Frank Ogawa Plaza Is 100 Percent Free of the 99 Percent
Instead, some 500 or so protesters met peacefully at the plaza for a general assembly last night; they talked about plans for helping to reestablish the Occupy camp in Berkeley as well as another citywide strike on Nov. 19.
That's not to say Oakland isn't still reeling from the effects of the five-week occupation, which resulted in two police raids, declining business, and a shooting death near the camp.
Just looking at Monday's raid alone: Oakland crews reportedly cleared out 27.8 tons of debris and 8.2 tons of green waste from the former camp site. Monday's operation will cost Oakland -- a city that recently laid off part of its police force -- as much as $500,000. City officials say they will have to dip into Oakland's reserves to pay the bill. So while the protesters' demands for the city were unclear, their demands on the city were all too clear.
While Quan is far from blameless, she issued a statement after yesterday's raid that sums up just how ineffective Occupy Oakland had become:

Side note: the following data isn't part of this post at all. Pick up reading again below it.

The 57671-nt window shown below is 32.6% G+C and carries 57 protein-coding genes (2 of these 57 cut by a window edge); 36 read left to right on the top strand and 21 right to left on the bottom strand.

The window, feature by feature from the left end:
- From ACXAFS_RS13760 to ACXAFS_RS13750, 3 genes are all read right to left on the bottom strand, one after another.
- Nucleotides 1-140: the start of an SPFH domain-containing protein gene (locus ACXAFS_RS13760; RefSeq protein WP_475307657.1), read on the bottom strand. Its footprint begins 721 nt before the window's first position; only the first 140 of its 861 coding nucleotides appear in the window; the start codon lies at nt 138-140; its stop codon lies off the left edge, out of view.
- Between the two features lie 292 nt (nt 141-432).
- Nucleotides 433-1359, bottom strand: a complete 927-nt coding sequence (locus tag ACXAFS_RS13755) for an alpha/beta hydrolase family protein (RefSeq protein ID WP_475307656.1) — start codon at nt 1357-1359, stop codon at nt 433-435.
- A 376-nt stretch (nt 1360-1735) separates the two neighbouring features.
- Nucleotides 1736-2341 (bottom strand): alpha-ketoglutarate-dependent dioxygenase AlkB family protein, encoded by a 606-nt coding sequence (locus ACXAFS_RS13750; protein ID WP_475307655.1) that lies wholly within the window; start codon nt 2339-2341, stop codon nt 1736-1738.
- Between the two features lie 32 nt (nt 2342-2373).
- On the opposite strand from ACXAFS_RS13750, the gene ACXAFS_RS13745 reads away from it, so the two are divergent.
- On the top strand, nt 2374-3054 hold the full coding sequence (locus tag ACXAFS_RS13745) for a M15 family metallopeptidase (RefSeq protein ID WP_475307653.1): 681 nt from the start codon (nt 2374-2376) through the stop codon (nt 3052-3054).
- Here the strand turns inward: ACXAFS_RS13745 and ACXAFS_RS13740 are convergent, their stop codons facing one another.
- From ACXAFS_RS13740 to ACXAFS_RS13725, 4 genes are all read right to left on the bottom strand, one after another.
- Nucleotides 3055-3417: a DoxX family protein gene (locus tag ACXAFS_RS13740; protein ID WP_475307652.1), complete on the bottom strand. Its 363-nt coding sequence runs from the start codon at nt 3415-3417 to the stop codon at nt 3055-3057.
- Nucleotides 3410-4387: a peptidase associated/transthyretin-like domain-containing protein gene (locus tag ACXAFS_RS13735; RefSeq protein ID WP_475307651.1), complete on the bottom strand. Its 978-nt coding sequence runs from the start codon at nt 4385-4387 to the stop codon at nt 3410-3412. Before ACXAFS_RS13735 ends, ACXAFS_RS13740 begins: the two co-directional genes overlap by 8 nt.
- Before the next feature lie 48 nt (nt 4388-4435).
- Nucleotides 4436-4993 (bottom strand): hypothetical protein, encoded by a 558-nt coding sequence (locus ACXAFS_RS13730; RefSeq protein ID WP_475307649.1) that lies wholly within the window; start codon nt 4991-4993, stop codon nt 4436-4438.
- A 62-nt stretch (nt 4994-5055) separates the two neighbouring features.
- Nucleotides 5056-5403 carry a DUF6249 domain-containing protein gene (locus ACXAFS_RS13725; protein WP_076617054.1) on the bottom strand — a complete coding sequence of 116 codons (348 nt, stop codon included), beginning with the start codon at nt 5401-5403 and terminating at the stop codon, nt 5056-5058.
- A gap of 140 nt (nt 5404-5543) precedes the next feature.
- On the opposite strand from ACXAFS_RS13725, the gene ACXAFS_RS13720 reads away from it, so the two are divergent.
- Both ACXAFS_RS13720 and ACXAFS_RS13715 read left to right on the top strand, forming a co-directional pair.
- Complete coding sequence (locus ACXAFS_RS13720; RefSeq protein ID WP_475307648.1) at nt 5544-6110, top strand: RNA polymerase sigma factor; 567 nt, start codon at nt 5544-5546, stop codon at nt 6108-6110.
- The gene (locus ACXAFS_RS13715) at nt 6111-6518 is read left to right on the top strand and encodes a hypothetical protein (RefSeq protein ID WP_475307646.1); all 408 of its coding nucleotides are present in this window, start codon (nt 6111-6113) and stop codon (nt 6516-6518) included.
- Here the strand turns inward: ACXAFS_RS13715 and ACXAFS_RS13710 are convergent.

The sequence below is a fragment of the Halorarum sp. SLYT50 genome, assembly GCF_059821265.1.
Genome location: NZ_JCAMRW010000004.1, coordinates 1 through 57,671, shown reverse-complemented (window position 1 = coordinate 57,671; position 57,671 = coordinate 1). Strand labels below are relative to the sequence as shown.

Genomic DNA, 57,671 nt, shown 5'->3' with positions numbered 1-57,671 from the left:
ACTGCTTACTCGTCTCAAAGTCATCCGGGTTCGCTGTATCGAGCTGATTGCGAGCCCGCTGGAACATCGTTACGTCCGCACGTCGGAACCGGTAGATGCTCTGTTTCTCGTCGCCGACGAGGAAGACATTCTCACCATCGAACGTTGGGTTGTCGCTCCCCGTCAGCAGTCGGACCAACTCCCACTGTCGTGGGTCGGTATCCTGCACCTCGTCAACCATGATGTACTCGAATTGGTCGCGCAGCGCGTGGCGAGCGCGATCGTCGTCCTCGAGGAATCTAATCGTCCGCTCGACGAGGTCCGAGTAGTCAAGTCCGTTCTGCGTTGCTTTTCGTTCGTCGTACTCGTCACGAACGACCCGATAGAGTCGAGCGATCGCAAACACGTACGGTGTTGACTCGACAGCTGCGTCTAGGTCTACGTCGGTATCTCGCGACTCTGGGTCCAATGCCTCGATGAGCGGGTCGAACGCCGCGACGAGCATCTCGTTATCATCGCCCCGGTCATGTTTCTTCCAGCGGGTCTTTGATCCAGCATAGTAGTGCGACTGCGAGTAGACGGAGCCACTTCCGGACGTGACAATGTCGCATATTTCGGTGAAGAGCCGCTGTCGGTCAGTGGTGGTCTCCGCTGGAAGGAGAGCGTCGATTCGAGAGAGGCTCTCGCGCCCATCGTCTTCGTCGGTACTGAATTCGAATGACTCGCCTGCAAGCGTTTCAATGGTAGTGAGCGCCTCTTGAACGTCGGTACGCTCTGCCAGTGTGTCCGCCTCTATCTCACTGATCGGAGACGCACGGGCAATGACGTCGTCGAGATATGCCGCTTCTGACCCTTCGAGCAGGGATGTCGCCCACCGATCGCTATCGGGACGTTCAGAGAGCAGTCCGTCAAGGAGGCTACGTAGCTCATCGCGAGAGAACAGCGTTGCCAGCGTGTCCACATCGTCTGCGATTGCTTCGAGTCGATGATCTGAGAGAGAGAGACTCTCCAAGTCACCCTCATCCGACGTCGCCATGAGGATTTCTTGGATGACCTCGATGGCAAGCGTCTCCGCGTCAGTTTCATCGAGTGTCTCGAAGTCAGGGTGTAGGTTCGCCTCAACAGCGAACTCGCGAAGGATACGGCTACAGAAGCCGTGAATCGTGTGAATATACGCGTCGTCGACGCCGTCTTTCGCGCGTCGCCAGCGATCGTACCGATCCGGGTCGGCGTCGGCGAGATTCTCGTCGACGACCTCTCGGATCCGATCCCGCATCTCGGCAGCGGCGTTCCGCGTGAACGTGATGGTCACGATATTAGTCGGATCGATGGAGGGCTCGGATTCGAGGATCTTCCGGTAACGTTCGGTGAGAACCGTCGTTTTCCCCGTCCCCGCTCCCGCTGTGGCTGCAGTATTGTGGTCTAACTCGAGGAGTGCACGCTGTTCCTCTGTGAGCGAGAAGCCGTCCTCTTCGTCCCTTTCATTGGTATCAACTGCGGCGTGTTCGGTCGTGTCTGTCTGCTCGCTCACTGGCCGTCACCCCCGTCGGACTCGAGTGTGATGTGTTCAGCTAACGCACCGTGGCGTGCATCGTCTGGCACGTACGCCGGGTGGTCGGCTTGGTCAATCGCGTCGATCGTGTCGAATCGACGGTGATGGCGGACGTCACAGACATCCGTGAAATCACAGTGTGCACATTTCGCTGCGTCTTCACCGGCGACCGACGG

The encampment has been a tremendous drain on our city. During one of the recent demonstrations, we had 179 public safety calls for service that went unanswered because of the demonstrations downtown. We've had increased drug dealing, sexual assaults -- all of this was occurring in a one-square block encampment. For weeks now we've been trying to meet with the organizers of the encampment and there is no clear agenda or demands. We remain one of the only cities that has not had a representative committee to work with. Our community's already strained resources -- our police, our public works and other city services -- have been pulled away from serving Oakland residents who ARE the 99%.In total, the city has spent $2.4 million responding to Occupy Oakland since the first tent was pitched. What a waste of money for a city that's been a true victim of the financial crisis in which squatters proclaim to be protesting.
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